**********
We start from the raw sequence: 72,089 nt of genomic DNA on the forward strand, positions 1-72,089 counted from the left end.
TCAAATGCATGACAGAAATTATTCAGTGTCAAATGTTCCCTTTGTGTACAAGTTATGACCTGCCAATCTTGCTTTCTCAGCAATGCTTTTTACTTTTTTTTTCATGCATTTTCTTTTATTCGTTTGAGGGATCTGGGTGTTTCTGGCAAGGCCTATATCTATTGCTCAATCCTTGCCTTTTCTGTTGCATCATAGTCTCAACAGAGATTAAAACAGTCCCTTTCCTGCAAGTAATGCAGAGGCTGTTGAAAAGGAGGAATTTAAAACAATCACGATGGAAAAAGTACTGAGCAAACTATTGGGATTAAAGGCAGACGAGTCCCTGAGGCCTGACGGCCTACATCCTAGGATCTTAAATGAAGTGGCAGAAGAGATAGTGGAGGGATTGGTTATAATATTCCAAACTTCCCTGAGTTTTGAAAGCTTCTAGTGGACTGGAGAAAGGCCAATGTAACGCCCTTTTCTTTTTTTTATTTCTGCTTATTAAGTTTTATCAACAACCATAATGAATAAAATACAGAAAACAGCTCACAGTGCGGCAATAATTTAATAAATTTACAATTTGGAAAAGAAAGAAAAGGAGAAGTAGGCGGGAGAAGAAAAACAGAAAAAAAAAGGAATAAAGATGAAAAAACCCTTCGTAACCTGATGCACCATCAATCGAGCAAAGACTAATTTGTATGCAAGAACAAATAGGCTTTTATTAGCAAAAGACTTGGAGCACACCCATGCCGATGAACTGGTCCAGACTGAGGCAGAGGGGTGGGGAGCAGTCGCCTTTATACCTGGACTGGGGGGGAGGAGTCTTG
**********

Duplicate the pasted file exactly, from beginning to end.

We start from the raw sequence: 72,089 nt of genomic DNA on the forward strand, positions 1-72,089 counted from the left end.
TCAAATGCATGACAGAAATTATTCAGTGTCAAATGTTCCCTTTGTGTACAAGTTATGACCTGCCAATCTTGCTTTCTCAGCAATGCTTTTTACTTTTTTTTTCATGCATTTTCTTTTATTCGTTTGAGGGATCTGGGTGTTTCTGGCAAGGCCTATATCTATTGCTCAATCCTTGCCTTTTCTGTTGCATCATAGTCTCAACAGAGATTAAAACAGTCCCTTTCCTGCAAGTAATGCAGAGGCTGTTGAAAAGGAGGAATTTAAAACAATCACGATGGAAAAAGTACTGAGCAAACTATTGGGATTAAAGGCAGACGAGTCCCTGAGGCCTGACGGCCTACATCCTAGGATCTTAAATGAAGTGGCAGAAGAGATAGTGGAGGGATTGGTTATAATATTCCAAACTTCCCTGAGTTTTGAAAGCTTCTAGTGGACTGGAGAAAGGCCAATGTAACGCCCTTTTCTTTTTTTTATTTCTGCTTATTAAGTTTTATCAACAACCATAATGAATAAAATACAGAAAACAGCTCACAGTGCGGCAATAATTTAATAAATTTACAATTTGGAAAAGAAAGAAAAGGAGAAGTAGGCGGGAGAAGAAAAACAGAAAAAAAAAGGAATAAAGATGAAAAAACCCTTCGTAACCTGATGCACCATCAATCGAGCAAAGACTAATTTGTATGCAAGAACAAATAGGCTTTTATTAGCAAAAGACTTGGAGCACACCCATGCCGATGAACTGGTCCAGACTGAGGCAGAGGGGTGGGGAGCAGTCGCCTTTATACCTGGACTGGGGGGGAGGAGTCTTG